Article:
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Artistic Accidents Can Lead to Great Art

By Ed McCormick 3 years ago 17 Views No comments

Bidsque Torso Richard Tilliston

Bisque Torso

Richard Tilliston


Laura Fitzpatrick in Time Magazine wrote. “Sometimes it can be tough to tell the difference between an accident and art. That was the lesson learned when a visitor at London's Royal Academy stumbled into the 9-ft.-tall ceramic sculpture at the heart of a 2008 exhibition by Costa Rican artist Tatiana Echeverri Fernandez. Initially, an eyewitness reported, museumgoers seemed to think the hundreds of pieces of broken pottery were part of the exhibition. "They were taking pictures," said the witness, Claire San Martin, at the time. "It was quite funny." Fernandez likely thought otherwise.

During my workshops I always emphasize to my students that there are really no accidents in art. That is, if an art casting does meet an expectation – don’t despair as your audience will never know that. Often the most perfect casting, though it may be admired for its technical perfection, really provides a very bland message to its viewer. On the other hand, a casting that

is flawed will invite the curiously of the viewer. “What does the sculptor mean by that?” or “What message is the artist trying to convey?” The viewer is more apt to tarry over a flawed piece (the viewer being convinced the flaw being purposeful) far longer than one of perfection to try to puzzle out the message.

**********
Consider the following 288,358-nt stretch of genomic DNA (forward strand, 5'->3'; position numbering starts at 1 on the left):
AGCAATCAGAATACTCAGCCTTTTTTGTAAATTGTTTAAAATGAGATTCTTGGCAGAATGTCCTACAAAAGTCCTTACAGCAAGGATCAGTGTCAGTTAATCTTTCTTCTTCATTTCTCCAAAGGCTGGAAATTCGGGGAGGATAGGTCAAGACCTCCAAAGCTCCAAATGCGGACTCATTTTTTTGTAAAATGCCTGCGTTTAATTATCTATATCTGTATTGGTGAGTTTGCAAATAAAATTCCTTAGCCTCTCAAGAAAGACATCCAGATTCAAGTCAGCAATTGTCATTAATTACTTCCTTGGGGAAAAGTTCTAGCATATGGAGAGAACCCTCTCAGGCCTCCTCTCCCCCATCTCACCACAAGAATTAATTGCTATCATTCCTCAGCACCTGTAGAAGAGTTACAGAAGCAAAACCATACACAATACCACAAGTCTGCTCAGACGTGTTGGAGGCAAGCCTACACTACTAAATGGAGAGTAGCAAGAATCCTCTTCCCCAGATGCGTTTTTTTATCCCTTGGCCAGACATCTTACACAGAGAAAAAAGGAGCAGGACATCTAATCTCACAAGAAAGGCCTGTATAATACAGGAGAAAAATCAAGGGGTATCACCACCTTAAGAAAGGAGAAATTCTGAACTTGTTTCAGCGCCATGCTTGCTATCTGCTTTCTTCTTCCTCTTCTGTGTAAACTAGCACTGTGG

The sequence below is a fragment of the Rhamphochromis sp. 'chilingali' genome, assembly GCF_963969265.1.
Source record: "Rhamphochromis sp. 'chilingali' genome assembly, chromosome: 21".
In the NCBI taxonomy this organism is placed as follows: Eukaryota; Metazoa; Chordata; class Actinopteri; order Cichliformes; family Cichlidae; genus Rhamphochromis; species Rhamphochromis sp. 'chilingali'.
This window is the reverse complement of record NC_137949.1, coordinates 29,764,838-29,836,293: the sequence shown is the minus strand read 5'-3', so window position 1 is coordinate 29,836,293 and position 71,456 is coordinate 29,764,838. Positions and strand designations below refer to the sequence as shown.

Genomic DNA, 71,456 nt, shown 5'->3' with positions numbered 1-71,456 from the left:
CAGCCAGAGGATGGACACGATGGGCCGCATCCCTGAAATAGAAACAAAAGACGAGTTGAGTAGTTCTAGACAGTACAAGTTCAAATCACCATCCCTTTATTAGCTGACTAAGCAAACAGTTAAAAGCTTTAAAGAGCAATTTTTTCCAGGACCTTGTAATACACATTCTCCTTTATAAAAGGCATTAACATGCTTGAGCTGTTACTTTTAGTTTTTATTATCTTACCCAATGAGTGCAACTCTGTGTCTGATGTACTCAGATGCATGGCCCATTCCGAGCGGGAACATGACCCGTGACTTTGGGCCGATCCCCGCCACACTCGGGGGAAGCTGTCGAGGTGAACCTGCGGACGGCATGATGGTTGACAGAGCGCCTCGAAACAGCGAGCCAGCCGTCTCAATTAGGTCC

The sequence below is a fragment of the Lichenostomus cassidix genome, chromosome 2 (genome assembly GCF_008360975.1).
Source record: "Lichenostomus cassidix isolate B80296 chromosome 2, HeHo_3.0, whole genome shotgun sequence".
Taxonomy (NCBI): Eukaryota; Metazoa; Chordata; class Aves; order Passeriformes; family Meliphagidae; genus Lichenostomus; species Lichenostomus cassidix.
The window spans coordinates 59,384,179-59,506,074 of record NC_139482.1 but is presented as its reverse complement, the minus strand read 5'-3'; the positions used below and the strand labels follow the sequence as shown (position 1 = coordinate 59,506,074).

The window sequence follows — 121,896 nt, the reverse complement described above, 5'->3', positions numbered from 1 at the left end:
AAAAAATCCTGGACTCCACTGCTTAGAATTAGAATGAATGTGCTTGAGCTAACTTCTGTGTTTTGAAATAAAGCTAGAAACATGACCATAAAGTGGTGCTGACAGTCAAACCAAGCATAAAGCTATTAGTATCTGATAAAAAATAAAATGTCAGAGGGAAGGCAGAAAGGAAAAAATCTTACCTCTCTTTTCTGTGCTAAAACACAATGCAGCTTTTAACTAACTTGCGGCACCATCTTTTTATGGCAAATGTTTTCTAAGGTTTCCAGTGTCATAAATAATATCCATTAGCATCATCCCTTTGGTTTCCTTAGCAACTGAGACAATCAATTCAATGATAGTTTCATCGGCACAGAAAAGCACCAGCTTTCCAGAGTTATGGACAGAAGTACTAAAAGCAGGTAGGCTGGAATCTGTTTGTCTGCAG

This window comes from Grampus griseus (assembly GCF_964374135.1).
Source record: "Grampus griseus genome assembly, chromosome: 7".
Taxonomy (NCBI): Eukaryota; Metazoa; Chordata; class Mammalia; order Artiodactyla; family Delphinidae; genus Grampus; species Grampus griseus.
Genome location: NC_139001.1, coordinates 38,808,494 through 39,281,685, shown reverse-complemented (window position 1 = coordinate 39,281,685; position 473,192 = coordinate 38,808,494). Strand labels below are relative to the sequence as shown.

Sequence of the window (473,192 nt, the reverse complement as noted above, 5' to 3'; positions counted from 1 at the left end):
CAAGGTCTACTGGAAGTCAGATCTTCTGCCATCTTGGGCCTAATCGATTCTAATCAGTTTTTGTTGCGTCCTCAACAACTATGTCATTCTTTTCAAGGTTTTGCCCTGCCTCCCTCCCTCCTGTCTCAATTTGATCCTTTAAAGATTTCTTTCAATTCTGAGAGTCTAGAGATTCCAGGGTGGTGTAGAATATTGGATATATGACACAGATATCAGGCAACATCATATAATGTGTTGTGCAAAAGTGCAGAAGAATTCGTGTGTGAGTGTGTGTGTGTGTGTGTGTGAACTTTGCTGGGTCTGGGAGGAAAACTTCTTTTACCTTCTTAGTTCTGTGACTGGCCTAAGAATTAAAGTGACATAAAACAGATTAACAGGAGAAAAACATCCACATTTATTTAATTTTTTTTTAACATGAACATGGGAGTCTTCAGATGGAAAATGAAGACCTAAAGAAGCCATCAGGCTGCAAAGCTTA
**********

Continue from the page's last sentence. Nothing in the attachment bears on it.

Richard Tilliston, a fine UK ceramic artist, once confided in me of his “happy accident.” He was forming a ceramic torso which he had meticulously engraved. He planned to create a bisque wall hanging from it. But try as he might, no matter what he did, he couldn’t find the proper angle to fit it whole, into his kiln. It his quest to persevere, he accidently snapped the torso in half. He told me that he had spent so much time in its preparation, that he didn’t have the heart to throw it out. Instead he went ahead and fired the two broken pieces. He then set it on his work bench for further cooling next to strips of copper bands he had lying around. Then the idea struck him. Why not knit the two pieces together using the copper bands to lace it through holes. The results were a far better art piece then he had previously planned for monolithic torso. Yet the viewer would never think that the beautiful result was an artistic accident.

In summary, don’t fear accidents. Use them to advantage in your art, even if you make a simple collage out of broken pieces. Those accidents will provide you valuable inspiration . . . and provoke your viewer with a challenging mystery of the message that you were trying to convey and that will have them standing an puzzling over your artwork far longer than normal. After all, isn’t that one of the prime purposes of our art – to attract our viewers and hold their attention?